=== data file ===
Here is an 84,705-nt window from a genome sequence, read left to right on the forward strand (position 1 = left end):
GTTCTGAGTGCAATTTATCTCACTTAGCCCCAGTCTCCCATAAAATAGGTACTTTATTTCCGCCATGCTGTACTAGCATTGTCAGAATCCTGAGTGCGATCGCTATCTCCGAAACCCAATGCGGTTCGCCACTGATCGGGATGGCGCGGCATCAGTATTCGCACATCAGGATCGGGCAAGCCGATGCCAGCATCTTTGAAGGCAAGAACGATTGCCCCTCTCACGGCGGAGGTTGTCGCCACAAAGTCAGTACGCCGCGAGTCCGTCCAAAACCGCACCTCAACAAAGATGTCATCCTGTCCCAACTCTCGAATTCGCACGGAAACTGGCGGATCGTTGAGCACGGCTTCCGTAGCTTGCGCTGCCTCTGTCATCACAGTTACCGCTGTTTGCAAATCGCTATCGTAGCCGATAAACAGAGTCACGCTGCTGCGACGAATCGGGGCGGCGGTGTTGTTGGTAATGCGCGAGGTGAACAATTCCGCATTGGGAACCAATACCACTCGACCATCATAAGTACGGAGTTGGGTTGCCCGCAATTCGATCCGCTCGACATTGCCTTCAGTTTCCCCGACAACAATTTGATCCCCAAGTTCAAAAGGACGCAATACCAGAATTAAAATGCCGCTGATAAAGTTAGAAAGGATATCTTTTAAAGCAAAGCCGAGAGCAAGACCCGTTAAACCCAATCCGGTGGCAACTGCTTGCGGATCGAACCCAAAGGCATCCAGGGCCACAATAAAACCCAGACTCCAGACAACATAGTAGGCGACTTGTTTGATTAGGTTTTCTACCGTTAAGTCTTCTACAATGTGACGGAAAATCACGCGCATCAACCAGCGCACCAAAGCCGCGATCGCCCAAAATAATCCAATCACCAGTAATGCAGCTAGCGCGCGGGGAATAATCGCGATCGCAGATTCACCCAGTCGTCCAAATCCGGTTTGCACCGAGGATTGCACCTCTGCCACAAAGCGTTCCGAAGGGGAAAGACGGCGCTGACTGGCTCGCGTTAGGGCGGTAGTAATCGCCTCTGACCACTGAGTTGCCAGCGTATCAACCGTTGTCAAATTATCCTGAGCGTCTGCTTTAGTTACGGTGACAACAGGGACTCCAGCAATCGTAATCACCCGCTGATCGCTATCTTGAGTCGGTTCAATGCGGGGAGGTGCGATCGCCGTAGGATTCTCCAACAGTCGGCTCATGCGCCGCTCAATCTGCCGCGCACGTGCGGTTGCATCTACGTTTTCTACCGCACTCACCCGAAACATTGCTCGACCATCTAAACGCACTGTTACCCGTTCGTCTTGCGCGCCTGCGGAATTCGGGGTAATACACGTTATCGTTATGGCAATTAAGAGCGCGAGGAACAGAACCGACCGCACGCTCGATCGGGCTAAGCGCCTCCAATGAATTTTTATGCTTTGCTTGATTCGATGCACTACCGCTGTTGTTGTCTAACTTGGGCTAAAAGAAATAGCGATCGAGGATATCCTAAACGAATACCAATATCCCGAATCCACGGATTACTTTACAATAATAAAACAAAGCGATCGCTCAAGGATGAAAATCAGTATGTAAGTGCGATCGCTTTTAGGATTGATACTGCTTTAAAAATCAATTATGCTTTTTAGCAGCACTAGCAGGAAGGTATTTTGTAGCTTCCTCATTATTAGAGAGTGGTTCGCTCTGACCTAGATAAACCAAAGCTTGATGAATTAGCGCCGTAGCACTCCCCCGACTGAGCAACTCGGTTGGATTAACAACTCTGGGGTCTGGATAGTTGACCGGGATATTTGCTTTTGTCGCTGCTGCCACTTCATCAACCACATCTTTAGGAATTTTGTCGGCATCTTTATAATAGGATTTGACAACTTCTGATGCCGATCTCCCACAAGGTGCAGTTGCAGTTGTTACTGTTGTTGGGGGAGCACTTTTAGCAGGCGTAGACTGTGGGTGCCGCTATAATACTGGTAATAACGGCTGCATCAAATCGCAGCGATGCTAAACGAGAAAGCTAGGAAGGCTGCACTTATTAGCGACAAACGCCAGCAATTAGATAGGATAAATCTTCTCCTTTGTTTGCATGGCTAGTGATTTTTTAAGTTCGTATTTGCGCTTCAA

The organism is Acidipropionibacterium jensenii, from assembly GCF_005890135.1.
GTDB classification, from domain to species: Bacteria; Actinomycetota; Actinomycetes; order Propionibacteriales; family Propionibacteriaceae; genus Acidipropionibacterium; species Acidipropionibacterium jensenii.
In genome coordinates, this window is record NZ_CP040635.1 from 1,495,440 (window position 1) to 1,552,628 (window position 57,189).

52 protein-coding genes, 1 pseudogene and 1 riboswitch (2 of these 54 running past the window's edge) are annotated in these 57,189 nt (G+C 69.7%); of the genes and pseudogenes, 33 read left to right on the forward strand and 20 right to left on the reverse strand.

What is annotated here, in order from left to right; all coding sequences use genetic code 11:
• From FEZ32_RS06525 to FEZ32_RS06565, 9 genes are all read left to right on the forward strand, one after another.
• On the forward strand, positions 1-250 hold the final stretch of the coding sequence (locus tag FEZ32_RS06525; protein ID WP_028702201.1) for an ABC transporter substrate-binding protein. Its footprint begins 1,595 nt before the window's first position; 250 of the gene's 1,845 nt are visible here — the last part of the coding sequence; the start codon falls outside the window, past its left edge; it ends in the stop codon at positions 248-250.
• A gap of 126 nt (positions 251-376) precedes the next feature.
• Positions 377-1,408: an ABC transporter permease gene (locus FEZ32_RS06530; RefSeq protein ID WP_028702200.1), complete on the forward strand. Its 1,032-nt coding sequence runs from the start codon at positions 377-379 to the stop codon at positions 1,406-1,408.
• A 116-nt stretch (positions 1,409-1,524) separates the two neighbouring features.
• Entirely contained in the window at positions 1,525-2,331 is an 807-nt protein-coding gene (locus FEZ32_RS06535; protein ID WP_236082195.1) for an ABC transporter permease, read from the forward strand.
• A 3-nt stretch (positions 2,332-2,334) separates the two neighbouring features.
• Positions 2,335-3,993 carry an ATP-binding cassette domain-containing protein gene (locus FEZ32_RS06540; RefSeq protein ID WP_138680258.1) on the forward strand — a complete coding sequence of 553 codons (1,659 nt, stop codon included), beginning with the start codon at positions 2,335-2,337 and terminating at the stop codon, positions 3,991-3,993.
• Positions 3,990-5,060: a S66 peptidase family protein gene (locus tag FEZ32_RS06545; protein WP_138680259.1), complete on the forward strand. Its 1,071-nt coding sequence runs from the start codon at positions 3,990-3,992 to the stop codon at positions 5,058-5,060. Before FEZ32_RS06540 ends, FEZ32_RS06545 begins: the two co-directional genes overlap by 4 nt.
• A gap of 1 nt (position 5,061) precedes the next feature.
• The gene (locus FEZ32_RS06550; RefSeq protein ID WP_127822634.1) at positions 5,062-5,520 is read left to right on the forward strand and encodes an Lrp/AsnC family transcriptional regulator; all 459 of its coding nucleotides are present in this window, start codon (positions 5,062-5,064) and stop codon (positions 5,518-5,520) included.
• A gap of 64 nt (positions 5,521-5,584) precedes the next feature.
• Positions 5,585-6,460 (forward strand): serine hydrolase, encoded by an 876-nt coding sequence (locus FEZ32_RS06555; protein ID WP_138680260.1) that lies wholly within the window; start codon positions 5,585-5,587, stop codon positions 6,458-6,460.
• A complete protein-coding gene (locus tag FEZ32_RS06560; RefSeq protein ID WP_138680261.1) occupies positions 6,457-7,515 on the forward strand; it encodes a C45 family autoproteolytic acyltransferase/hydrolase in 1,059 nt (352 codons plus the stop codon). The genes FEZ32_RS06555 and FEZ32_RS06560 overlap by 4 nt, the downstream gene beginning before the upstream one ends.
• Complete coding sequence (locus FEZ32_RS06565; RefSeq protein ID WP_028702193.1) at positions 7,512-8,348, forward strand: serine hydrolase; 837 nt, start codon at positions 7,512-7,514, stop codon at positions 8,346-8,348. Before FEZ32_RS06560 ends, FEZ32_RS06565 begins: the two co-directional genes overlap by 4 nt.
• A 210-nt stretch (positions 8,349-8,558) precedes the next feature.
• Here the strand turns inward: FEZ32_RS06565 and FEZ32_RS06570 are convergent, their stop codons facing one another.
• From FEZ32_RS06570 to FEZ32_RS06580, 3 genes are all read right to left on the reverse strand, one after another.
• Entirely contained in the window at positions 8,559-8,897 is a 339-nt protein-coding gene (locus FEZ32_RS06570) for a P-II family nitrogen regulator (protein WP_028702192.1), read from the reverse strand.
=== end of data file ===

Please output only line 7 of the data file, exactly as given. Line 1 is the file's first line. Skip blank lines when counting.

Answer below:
What is annotated here, in order from left to right; all coding sequences use genetic code 11: